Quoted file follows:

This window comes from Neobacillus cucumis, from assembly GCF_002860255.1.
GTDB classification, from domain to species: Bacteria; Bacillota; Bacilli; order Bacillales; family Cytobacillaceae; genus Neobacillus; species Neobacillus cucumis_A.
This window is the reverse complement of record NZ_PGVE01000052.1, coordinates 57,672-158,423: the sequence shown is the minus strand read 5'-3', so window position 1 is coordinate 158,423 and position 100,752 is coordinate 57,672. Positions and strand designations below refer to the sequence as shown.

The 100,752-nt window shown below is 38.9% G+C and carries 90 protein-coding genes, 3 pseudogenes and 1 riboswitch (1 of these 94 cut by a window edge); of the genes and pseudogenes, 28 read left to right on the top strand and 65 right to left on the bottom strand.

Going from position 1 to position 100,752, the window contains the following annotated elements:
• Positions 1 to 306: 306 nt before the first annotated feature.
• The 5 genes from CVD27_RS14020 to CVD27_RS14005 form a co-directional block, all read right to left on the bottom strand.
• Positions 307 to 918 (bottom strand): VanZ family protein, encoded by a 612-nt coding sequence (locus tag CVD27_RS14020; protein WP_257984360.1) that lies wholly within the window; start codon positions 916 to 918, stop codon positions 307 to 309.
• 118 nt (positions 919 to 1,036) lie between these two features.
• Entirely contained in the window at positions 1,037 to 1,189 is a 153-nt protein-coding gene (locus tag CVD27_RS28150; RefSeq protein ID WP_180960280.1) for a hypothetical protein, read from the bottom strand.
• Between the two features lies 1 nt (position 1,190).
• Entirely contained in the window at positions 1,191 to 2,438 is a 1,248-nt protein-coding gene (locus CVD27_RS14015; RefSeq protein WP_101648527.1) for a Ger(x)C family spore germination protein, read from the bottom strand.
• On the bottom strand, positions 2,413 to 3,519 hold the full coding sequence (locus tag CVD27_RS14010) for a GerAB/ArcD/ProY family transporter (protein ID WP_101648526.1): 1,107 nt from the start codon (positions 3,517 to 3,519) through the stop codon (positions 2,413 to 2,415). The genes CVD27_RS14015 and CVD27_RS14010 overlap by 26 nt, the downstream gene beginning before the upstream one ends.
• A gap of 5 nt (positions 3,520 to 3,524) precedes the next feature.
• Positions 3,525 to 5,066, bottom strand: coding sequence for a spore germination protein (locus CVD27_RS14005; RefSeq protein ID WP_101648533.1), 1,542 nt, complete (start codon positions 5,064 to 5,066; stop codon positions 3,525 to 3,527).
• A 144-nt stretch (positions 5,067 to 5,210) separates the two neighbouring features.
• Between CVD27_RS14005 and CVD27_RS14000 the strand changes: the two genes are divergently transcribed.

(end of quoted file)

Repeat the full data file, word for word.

This window comes from Neobacillus cucumis, from assembly GCF_002860255.1.
GTDB classification, from domain to species: Bacteria; Bacillota; Bacilli; order Bacillales; family Cytobacillaceae; genus Neobacillus; species Neobacillus cucumis_A.
This window is the reverse complement of record NZ_PGVE01000052.1, coordinates 57,672-158,423: the sequence shown is the minus strand read 5'-3', so window position 1 is coordinate 158,423 and position 100,752 is coordinate 57,672. Positions and strand designations below refer to the sequence as shown.

The 100,752-nt window shown below is 38.9% G+C and carries 90 protein-coding genes, 3 pseudogenes and 1 riboswitch (1 of these 94 cut by a window edge); of the genes and pseudogenes, 28 read left to right on the top strand and 65 right to left on the bottom strand.

Going from position 1 to position 100,752, the window contains the following annotated elements:
• Positions 1 to 306: 306 nt before the first annotated feature.
• The 5 genes from CVD27_RS14020 to CVD27_RS14005 form a co-directional block, all read right to left on the bottom strand.
• Positions 307 to 918 (bottom strand): VanZ family protein, encoded by a 612-nt coding sequence (locus tag CVD27_RS14020; protein WP_257984360.1) that lies wholly within the window; start codon positions 916 to 918, stop codon positions 307 to 309.
• 118 nt (positions 919 to 1,036) lie between these two features.
• Entirely contained in the window at positions 1,037 to 1,189 is a 153-nt protein-coding gene (locus tag CVD27_RS28150; RefSeq protein ID WP_180960280.1) for a hypothetical protein, read from the bottom strand.
• Between the two features lies 1 nt (position 1,190).
• Entirely contained in the window at positions 1,191 to 2,438 is a 1,248-nt protein-coding gene (locus CVD27_RS14015; RefSeq protein WP_101648527.1) for a Ger(x)C family spore germination protein, read from the bottom strand.
• On the bottom strand, positions 2,413 to 3,519 hold the full coding sequence (locus tag CVD27_RS14010) for a GerAB/ArcD/ProY family transporter (protein ID WP_101648526.1): 1,107 nt from the start codon (positions 3,517 to 3,519) through the stop codon (positions 2,413 to 2,415). The genes CVD27_RS14015 and CVD27_RS14010 overlap by 26 nt, the downstream gene beginning before the upstream one ends.
• A gap of 5 nt (positions 3,520 to 3,524) precedes the next feature.
• Positions 3,525 to 5,066, bottom strand: coding sequence for a spore germination protein (locus CVD27_RS14005; RefSeq protein ID WP_101648533.1), 1,542 nt, complete (start codon positions 5,064 to 5,066; stop codon positions 3,525 to 3,527).
• A 144-nt stretch (positions 5,067 to 5,210) separates the two neighbouring features.
• Between CVD27_RS14005 and CVD27_RS14000 the strand changes: the two genes are divergently transcribed.